BIOPRODUCTS: via Greg Bohrer at Environmental Initiative, VERBATIM: “There’s one week left to register for Bioproducts Policy: Will We Get the Industry We Want? (December 16). Dr. Thomas Foust, one of the world’s leading biomass experts, and Director of the National Bioenergy Center at the National Renewable Energy Laboratory will discuss the current state of the bioproducts industry and opportunities for the future. A diverse panel of public and private sector issue experts will discuss the policy and business challenges of creating a vibrant bioproducts industry in Minnesota.” REGISTER:  (SPONSORED: Environmental Initiative)
THURSDAY: earnings announcement and conference call from General Mills
THURSDAY: Creighton University will release the Rural Mainstreet Index survey of bank CEOs from ten Midwestern states
BARLEY: via Tracy Frank at Agweek, VERBATIM: “No barley, no beer. It's a slogan Steve Edwardson, executive administrator of the North Dakota Barley Council, mentioned a few times as he talked about industry changes. Farmers aren't planting as much barley as they used to. The crop has seen a loss of 310,000 acres planted nationally a year since 1987, he said at the North Dakota Agricultural Association's recent 45th annual Northern Ag Expo at the Fargodome. The amount of farmland planted to barley peaked in the mid-1980s when the crop was mostly used for livestock feed, Edwardson said. But by the early 2000s, feed barley was displaced by corn, he said. Barley is now more of a specialty crop used primarily for malting, a process used in brewing beer, he said. North Dakota produces between 25 percent and 35 percent of U.S. barley, 90 percent malting varieties and 10 percent feed. Barley growers can make more money selling to the beer industry, but it also has to meet stricter specifications.” READ:
HOPS: via Tyler Berg at KSTP, VERBATIM: “A group of local 20-somethings is hoping to change the way hops are grown in Minnesota by using hydroponics. Round Table Hops wrapped up a Kickstarter campaign recently, having raised $25,147 to further its plans. For the last year, Round Table has been growing hops year-round in a 12-by-20-foot greenhouse in Forest Lake. CEO Ben Vaughn said Round Table pulled off the first off-season hop harvest ever. He said a company in Colorado is the only other producer growing hops in a greenhouse without water, but he added that the company doesn't harvest year-round.” QUOTE: "There's a lot of advantages," Vaughn said. "Right now, hops are only harvested once a year and fresh hop beers are a big thing in the craft beer world."  WATCH/READ:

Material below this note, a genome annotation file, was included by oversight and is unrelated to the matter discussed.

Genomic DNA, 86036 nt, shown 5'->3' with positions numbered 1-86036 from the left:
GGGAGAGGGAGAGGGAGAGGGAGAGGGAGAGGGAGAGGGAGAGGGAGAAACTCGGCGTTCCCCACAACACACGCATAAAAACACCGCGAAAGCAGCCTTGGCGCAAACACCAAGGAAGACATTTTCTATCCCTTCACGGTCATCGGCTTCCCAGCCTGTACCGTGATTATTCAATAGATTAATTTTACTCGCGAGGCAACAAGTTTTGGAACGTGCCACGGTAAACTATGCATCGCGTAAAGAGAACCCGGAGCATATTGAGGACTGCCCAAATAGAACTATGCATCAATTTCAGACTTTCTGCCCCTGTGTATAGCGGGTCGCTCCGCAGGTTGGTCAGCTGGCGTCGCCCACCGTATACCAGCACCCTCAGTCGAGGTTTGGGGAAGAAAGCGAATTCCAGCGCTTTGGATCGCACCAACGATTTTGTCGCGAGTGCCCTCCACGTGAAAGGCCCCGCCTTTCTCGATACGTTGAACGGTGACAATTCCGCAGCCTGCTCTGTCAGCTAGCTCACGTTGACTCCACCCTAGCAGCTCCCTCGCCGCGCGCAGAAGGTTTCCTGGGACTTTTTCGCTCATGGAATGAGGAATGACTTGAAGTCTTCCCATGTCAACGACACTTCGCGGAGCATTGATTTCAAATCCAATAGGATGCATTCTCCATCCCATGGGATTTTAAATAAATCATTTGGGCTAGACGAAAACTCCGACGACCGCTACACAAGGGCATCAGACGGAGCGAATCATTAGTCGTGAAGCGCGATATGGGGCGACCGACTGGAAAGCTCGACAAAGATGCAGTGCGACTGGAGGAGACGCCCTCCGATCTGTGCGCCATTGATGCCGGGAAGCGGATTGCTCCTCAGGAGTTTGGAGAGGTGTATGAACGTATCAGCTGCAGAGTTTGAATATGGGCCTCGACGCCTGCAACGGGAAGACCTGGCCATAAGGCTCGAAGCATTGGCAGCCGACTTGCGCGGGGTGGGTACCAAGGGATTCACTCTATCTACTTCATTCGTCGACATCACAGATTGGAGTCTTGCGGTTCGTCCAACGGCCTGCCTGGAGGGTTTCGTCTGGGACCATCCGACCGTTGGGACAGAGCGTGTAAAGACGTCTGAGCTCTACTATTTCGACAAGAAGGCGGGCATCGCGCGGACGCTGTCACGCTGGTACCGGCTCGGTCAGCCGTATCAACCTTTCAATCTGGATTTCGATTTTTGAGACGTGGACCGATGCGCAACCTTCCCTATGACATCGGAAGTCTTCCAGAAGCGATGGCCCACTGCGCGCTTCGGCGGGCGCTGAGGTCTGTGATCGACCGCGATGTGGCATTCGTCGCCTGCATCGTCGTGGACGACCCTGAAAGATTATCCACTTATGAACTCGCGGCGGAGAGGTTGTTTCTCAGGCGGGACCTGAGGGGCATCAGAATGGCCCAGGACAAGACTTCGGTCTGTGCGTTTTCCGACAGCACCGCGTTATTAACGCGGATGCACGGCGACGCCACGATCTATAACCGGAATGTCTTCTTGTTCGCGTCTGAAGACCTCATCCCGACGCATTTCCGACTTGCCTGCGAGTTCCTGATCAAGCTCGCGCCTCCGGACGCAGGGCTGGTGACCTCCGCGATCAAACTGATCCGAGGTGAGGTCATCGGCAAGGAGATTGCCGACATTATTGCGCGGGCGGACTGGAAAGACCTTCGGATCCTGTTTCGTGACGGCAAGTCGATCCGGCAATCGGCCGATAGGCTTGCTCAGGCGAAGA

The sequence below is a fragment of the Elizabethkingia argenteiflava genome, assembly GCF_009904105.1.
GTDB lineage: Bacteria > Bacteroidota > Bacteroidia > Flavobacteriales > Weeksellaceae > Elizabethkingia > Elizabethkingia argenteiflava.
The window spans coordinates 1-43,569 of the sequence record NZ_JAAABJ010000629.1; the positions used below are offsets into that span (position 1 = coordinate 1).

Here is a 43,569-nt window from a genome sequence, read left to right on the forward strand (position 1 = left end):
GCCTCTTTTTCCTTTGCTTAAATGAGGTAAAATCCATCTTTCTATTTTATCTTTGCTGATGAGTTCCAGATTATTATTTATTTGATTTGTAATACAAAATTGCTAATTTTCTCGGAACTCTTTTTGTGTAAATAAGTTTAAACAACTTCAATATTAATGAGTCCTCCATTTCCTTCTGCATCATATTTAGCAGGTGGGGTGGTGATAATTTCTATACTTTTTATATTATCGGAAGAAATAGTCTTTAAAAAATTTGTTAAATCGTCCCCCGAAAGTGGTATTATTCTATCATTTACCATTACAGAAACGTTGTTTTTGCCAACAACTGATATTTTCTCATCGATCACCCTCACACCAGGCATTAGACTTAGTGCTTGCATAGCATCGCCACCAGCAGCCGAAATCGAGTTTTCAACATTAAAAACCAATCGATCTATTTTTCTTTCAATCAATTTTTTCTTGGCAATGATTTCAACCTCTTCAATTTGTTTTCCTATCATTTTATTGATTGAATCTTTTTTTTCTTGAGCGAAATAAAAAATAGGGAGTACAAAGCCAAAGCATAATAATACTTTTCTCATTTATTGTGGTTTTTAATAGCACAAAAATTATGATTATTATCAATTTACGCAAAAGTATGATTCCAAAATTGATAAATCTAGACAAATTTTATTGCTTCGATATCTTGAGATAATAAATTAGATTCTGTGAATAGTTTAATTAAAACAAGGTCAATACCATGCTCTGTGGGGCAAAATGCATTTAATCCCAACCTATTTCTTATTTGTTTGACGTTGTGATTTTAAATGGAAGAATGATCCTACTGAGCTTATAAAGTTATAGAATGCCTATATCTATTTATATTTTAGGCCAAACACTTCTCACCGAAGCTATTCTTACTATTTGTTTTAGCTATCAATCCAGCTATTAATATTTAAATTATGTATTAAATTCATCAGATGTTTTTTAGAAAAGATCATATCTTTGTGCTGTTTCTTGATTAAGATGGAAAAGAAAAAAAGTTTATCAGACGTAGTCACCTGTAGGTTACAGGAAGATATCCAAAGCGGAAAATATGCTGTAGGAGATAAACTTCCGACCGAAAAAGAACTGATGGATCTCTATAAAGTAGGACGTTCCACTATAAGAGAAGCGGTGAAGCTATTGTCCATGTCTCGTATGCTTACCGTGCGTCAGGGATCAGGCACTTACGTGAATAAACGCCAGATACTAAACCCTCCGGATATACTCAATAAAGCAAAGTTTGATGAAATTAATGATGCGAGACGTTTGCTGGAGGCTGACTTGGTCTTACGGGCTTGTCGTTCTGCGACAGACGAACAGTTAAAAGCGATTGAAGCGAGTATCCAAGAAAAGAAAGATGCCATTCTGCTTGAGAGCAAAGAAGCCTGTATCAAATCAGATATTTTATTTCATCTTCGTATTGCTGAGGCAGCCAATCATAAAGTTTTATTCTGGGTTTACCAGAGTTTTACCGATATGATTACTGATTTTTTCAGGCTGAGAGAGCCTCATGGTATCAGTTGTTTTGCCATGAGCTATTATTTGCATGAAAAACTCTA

SCHMACON: via CBS Chicago, VERBATIM: “What do you call something that looks like bacon, tastes like bacon but is cheaper and better for you? It’s no miracle, CBS 2’s Brad Edwards reports. It’s “Schmacon,” and the revolution begins in west suburban Naperville. Howard Bender, owner of Schmaltz Deli, came up with “beef’s answer to bacon” after four years of research and development. He had to find the perfect cut of meat. The finished product looks and acts like bacon, cooks in half the time and has less fat and fewer calories. “I like pork bacon,” Bender says. “This wasn’t mean to replace. It was meant as a great alternative because, frankly, people are looking for an alternative now.” Schmacon will be in 2,000 grocery stores by early 2016.” WATCH:
CAGEFREE: via Sarah Menendez at Marketplace, VERBATIM: “Dunkin’ Donuts has announced it will make all its breakfast items with eggs from cage-free chickens, but it will take the chain a decade to reach that goal.  This announcement comes just months after the donut chain set a goal of 10 percent cage-free eggs in their breakfast products by the end of 2016 and 100 percent crate-free pork products by 2022… Earlier this year, major companies including McDonalds, General Mills, Costco and Aramark all made similar pledges toward buying only cage-free eggs. Dunkin’ Brands, like most major companies, opted toward a gradual and limited change in their products over time. However, a few weeks ago, Taco Bell — owned by the Yum Brands Inc — stated that all of its U.S. locations will be cage-free by the end of 2016, one of the fastest major transitions yet.”  READ: